While the manifesto commits to the UK maintaining an independent nuclear deterrent, it makes no specific commitments on the scale, nature and timing of the renewal of the Trident programme, leaving this open pending a Strategic Defence Review.
Labour does now voice support for "a world free of nuclear weapons", though this direct echo of the Obama campaign and Presidency suggests the commitment owes more to Barack Obama than Michael Foot, in suggesting that international movement towards multilateral disarmament in the age of Obama perhaps trumps the domestic fear of being thought to echo Labour's unilateral disarmament commitments of 1983.
The Labour manifesto says:
A strategic defence review will look at all areas of defence but we will maintain our independent nuclear deterrent. We will fight for multilateral disarmament, working for a world free of nuclear weapons, in the Non-Proliferation Treaty Review conference and beyond - combining support for civilian nuclear energy with concerted action against proliferation.
For the record, it is worth noting that the 2005 manifesto did not mention Trident directly either, but it had much less emphasis on multilateral disarmament ambitions, which have moved sharply up the international agenda since then, saying:
We are also committed to retaining the independent nuclear deterrent and we will continue to work, both bilaterally and through the UN, to urge states not yet party to non-proliferation treaties, notably the Nuclear Non-Proliferation Treaty, to join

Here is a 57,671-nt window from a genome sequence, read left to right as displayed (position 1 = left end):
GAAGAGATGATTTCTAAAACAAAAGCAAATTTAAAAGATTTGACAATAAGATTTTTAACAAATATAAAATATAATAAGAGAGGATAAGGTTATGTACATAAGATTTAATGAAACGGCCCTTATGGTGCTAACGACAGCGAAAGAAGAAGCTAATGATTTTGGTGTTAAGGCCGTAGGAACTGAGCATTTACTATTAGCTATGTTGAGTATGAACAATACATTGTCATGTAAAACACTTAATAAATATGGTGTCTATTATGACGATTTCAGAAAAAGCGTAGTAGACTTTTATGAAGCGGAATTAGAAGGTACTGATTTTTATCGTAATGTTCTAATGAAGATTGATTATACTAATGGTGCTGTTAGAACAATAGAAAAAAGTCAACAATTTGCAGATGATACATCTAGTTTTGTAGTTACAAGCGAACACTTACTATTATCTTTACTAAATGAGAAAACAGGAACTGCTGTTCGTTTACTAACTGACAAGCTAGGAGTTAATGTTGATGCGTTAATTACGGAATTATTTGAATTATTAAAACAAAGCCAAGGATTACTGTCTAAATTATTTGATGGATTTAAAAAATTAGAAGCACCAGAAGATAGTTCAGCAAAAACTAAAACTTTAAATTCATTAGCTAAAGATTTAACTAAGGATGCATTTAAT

Barack Obama is today hosting a two-day nuclear security summit, which David Miliband is attending in place of Gordon Brown, having recently agreed a multilateral disarmament deal with Russia, which experts believe could also influence Britain's Trident decisions.
Labour's language of a world free of nuclear weapons directly echoes that used by Barack Obama during his campaign and presidency.
But it also reflects the strong bipartisan support in the United States for a strong focus on multilateral disarmament, involving figues like George Schulz and Henry Kissinger. This has been echoed in the UK with those like David Owen whose careers were defined by a strong committed to nuclear deterrence arguing that the post-Cold War world has changed.
David Miliband has set out the British government's policy in a major IISS speech and FCO policy document last year.
With that shifting international context, it would be inaccurate to characterise this as a Blair/Brown difference.
Take this very interesting Commons exchange in May 2007 in which Prime Minister Tony Blair told John Denham, then a backbench MP before joining the Cabinet, that he took Denham's argument from "the reasonable end of the opposition to what we are doing" that the next Parliament could legitimately reopen the question between 2012 and 2014.